Services let consumers punch in a bar code, look for better prices nearby or on the Web
The market for mobile commerce is small but growing. It helps "improve the shopping experience," business professor Haim Mendelson said. AP/LISA POOLE
In an age when cell phones have become the ultimate multitasking device, a handful of entrepreneurs are hoping to add another use: comparison shopping.
Frucall, an Irvine, Calif., company, says people can dial its service as they shop the stores, punch in a bar code and find out whether a particular item is available cheaper online.
Manhattan-based Scanbuy offers a similar application for cell users who have an unlimited data plan.
And GPShopper in Manhattan, unlike the other two, provides a service that helps customers find a nearby store where a particular product is in stock.
The niche of people using these services is still small, but the companies are eyeing an ever-growing population of cell users who are becoming increasingly accustomed to accessing the Internet on their phones. In a December survey by the NPD Group, a Port Washington, N.Y., market-research company, 40 percent of subscribers had some form of data plan, and of those browsing the Internet on their cell phones, 75 percent visited either eBay or Amazon.com.
"There are 2 billion people worldwide with cell phones," said Alex Muller, GPShopper's chief executive. "Worldwide, more people are able to access the Internet via cell phones than computers."
Slifter, the cell phone application GPShopper launched nationwide last year, takes the customer's ZIP code and a search term, and provides locations, photos, product descriptions, availability and sometimes store promotions. Retailers such as Best Buy pay to be in the system, which is vendor-supported.
While Slifter aims to reduce wasted time and frustration, Frucall offers the customer information about online prices and deals when the consumer is in the store, touching and examining the product. By dialing a toll-free number, the shopper can hear or receive a text message of top prices, reviews and shipping costs and decide whether the store price is fair, said Behzad Nadji, Frucall's chief executive.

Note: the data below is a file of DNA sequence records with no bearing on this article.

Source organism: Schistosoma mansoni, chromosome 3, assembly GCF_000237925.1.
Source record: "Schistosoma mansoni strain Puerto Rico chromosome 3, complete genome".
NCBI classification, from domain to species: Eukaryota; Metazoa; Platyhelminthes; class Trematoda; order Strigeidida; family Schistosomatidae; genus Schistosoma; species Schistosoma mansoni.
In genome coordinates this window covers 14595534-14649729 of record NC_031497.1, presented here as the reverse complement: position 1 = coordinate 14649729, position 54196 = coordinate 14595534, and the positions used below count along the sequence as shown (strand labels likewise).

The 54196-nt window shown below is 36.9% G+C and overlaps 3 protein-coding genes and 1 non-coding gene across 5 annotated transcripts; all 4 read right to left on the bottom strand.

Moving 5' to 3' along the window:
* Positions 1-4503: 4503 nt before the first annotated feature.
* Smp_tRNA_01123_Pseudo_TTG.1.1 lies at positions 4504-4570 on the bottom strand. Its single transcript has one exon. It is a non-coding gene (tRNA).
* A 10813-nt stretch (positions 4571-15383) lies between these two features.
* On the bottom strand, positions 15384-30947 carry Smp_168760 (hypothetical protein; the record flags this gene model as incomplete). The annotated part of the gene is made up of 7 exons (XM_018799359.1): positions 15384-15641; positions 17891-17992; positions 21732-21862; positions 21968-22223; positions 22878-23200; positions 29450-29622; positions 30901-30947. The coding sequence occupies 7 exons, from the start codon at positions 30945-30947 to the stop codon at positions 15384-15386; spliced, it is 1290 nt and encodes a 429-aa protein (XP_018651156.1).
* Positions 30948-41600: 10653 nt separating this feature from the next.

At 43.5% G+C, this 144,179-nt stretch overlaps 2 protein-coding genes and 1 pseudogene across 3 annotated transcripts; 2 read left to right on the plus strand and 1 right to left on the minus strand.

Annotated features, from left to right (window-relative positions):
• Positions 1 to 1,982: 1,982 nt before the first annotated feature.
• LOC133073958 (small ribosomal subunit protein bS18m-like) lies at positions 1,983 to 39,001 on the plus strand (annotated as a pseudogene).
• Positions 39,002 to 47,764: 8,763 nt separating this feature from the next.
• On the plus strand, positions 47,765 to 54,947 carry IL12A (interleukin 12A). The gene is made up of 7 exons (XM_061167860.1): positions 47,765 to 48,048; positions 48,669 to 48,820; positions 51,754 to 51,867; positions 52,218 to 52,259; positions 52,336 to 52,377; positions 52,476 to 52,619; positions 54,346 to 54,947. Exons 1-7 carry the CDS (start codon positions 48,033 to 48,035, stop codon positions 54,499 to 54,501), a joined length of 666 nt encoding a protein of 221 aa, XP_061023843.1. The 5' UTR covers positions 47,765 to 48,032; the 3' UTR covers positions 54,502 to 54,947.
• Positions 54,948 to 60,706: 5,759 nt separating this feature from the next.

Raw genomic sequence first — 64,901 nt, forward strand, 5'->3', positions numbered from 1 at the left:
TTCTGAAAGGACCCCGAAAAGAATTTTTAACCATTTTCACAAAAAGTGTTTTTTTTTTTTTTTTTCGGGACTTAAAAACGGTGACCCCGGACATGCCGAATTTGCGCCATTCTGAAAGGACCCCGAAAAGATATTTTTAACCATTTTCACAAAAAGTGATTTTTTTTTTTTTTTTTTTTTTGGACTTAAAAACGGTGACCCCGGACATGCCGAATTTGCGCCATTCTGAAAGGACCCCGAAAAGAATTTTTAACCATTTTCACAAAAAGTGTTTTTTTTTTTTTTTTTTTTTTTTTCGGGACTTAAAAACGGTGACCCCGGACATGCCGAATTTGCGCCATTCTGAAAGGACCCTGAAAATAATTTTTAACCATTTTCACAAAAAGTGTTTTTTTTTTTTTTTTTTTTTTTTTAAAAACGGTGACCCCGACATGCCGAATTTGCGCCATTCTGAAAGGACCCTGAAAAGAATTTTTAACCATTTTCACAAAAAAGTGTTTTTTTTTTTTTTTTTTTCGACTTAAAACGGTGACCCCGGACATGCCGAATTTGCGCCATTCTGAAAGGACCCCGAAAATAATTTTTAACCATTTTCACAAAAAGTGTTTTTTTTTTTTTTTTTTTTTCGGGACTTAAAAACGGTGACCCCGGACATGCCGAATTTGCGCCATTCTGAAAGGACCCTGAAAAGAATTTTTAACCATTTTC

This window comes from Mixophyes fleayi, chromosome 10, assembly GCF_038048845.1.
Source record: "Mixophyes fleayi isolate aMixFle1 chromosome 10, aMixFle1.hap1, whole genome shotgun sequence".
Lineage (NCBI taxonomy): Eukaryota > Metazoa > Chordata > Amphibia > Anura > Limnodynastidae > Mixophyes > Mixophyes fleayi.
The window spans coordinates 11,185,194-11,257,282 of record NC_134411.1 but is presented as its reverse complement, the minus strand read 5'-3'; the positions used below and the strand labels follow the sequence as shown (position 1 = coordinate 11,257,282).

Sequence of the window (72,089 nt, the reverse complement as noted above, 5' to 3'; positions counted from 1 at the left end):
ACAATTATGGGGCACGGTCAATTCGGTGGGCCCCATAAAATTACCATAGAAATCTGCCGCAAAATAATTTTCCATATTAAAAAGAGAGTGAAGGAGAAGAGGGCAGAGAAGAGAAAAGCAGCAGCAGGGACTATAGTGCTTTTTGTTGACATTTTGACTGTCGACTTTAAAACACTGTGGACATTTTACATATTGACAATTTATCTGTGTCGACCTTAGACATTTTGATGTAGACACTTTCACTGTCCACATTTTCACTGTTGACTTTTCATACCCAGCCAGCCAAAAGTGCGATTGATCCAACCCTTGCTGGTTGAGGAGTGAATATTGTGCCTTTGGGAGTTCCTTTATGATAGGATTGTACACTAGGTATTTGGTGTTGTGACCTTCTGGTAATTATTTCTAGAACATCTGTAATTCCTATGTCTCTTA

"We have all been in that situation where we do an online search for a product and we have to go through tens of thousands of leads you have to follow through," Nadji said. "So why not go to one place that does all the checking and not only that, I want to have that while I am at the store buying the item."
Frucall and similar services like Scanbuy Shopper, from the Scanbuy, introduces a "dimension of virtual competition," benefiting consumers and online retailers, said Haim Mendelson, a professor of electronic business, commerce and management at Stanford's Graduate School of Business.
"It's a way to add more information to improve the shopping experience from the shopper's point of view, and sales productivity from a retailer's point of view," Mendelson said.
The next step is simplifying the process and arming consumers with software that will allow them to transmit a bar code with a camera phone. Manhattan-based Scanbuy already has the software, but many phones used in the U.S. aren't able to recognize the bar codes traditionally used in retail.
However, Chief Executive Jonathan Bulkeley predicts that in two to three years most products and ads will have two-dimensional bar codes that most phones with cameras will be able to read.
The market for these applications is small today. Services similar to Slifter are constrained because of the large amount of inventory information required by retailers, said Sucharita Mulpuru, a senior analyst with Forrester Research, a Cambridge, Mass.-based technology and market research company. And consumers aren't likely to be interested in conducting extensive searches on their cell phones, she said.
"There's a lot of excitement around mobile commerce, but I think the solution mobile is going to solve is not necessarily packaged goods problems, but more event experience solutions like restaurant reservations and buying tickets," Mulpuru said.
Mobile commerce won't surpass brick-and-mortar sales or buying over the Internet with a personal computer, but it is growing, Mendelson said.
But, he added, when the market grows, these different companies want to make sure they are in a strong position.